It was standing room only at South High in Minneapolis on Thursday night as more than 750 people turned out to show their support for Net Neutrality and free speech online. FCC Commissioners Michael Copps and Mignon Clyburn listened to hours of impassioned public testimony about the future of the Internet.
Sen. Al Franken (D.-Minn.) warned a packed house Thursday night in Minneapolis that the corporate takeover of our media, and the government's failure to stop it, is one of the most important issues of our time.
Franken said our media system is at risk everywhere we turn -- from our free speech online to the growing power of companies who own a massive number of media outlets.
The recent announcement that Google and Verizon believe Internet and wireless providers should decide what kinds of online content they allow customers to access should spur the FCC to immediate action. As it stands, Internet and phone service providers cannot and must not discriminate between different kinds of online content and applications.
The fight for Net Neutrality has turned into a lesson in Washington, D.C. sausage making. In the latest round, the usual special interest groups – led by lobbyists from AT&T, Verizon and their pet trade association CTIA – are pouring all their energy into arguments that wireless networks cannot be subject to Net Neutrality rules because of purported technical obstacles.
As we debate the future of news, we need to keep in mind what this debate is really about. We need to ask ourselves, “What is it we’re trying to save, protect or foster?” Or asked another way, “Journalism for what?” Identifying what we mean by journalism and why we care about its future is central to figuring out what solutions might get us there.
The most common response to these questions is that journalism is fundamental for our democracy. It's hard to argue with that, but how does it help guide us toward a new vision for news?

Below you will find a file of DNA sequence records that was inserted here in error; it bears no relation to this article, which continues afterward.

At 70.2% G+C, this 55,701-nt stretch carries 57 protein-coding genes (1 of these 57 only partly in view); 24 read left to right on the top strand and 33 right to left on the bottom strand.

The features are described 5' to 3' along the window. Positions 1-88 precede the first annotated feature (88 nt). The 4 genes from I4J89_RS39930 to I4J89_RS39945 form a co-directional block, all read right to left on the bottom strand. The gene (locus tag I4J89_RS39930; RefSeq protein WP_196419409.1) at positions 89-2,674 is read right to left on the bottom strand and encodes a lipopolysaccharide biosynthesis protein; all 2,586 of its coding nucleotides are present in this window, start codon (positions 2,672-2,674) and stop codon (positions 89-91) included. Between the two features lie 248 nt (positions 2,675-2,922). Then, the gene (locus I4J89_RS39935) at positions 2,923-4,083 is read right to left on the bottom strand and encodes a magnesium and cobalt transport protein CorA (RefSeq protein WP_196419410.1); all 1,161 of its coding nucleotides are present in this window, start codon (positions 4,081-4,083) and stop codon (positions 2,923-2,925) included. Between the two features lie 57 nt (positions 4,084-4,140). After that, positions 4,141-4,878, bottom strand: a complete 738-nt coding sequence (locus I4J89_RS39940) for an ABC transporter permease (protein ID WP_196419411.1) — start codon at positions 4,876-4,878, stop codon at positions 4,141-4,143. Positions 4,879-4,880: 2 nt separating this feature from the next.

An online publication that will go unnamed and unlinked has accused Free Press of hypocrisy, claiming that as we criticize the Federal Communications Commission for secret meetings, we hide evidence of our own advocacy activity in violation of the Lobbying Disclosure Act. The allegations are ludicrous on their face.
A familiar foe is once again threatening the future of many U.S. magazines and newspapers — and it’s not the Internet. The U.S. Postal Service’s recent proposal to hike postal rates has print publications even more worried about their future.
The USPS is asking the Postal Regulatory Commission to approve emergency rate increases in order to help offset a $7 billion deficit this fiscal year, which ends in September. But the rate increases, which would be the third price hike to hit periodicals since 2007, may put dozens of already struggling independent and alternative print publications — like In These Times — in jeopardy. They would balloon publications’ postage costs at a time when raising subscription prices and expanding ad revenue is basically out of the question.